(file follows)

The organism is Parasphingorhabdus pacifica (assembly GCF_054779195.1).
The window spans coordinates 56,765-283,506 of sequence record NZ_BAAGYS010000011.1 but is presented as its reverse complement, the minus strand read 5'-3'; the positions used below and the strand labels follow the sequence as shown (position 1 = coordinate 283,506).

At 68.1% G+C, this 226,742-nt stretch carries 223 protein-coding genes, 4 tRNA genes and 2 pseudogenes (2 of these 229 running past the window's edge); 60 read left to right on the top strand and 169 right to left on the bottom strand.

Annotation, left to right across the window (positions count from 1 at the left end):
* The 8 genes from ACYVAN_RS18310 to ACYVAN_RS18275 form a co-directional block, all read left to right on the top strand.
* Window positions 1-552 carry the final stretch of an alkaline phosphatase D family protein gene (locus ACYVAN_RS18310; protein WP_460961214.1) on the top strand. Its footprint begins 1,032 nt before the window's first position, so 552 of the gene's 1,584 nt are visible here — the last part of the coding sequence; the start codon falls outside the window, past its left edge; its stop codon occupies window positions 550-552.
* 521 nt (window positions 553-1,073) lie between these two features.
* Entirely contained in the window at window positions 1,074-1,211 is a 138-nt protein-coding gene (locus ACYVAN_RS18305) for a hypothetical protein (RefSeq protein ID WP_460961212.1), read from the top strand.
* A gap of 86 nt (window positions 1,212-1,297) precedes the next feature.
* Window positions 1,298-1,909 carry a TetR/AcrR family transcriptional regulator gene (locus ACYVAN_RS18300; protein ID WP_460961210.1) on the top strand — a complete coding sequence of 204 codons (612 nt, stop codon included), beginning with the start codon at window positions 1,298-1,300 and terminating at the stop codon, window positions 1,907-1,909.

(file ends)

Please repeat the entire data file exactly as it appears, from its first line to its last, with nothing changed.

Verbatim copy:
The organism is Parasphingorhabdus pacifica (assembly GCF_054779195.1).
The window spans coordinates 56,765-283,506 of sequence record NZ_BAAGYS010000011.1 but is presented as its reverse complement, the minus strand read 5'-3'; the positions used below and the strand labels follow the sequence as shown (position 1 = coordinate 283,506).

At 68.1% G+C, this 226,742-nt stretch carries 223 protein-coding genes, 4 tRNA genes and 2 pseudogenes (2 of these 229 running past the window's edge); 60 read left to right on the top strand and 169 right to left on the bottom strand.

Annotation, left to right across the window (positions count from 1 at the left end):
* The 8 genes from ACYVAN_RS18310 to ACYVAN_RS18275 form a co-directional block, all read left to right on the top strand.
* Window positions 1-552 carry the final stretch of an alkaline phosphatase D family protein gene (locus ACYVAN_RS18310; protein WP_460961214.1) on the top strand. Its footprint begins 1,032 nt before the window's first position, so 552 of the gene's 1,584 nt are visible here — the last part of the coding sequence; the start codon falls outside the window, past its left edge; its stop codon occupies window positions 550-552.
* 521 nt (window positions 553-1,073) lie between these two features.
* Entirely contained in the window at window positions 1,074-1,211 is a 138-nt protein-coding gene (locus ACYVAN_RS18305) for a hypothetical protein (RefSeq protein ID WP_460961212.1), read from the top strand.
* A gap of 86 nt (window positions 1,212-1,297) precedes the next feature.
* Window positions 1,298-1,909 carry a TetR/AcrR family transcriptional regulator gene (locus ACYVAN_RS18300; protein ID WP_460961210.1) on the top strand — a complete coding sequence of 204 codons (612 nt, stop codon included), beginning with the start codon at window positions 1,298-1,300 and terminating at the stop codon, window positions 1,907-1,909.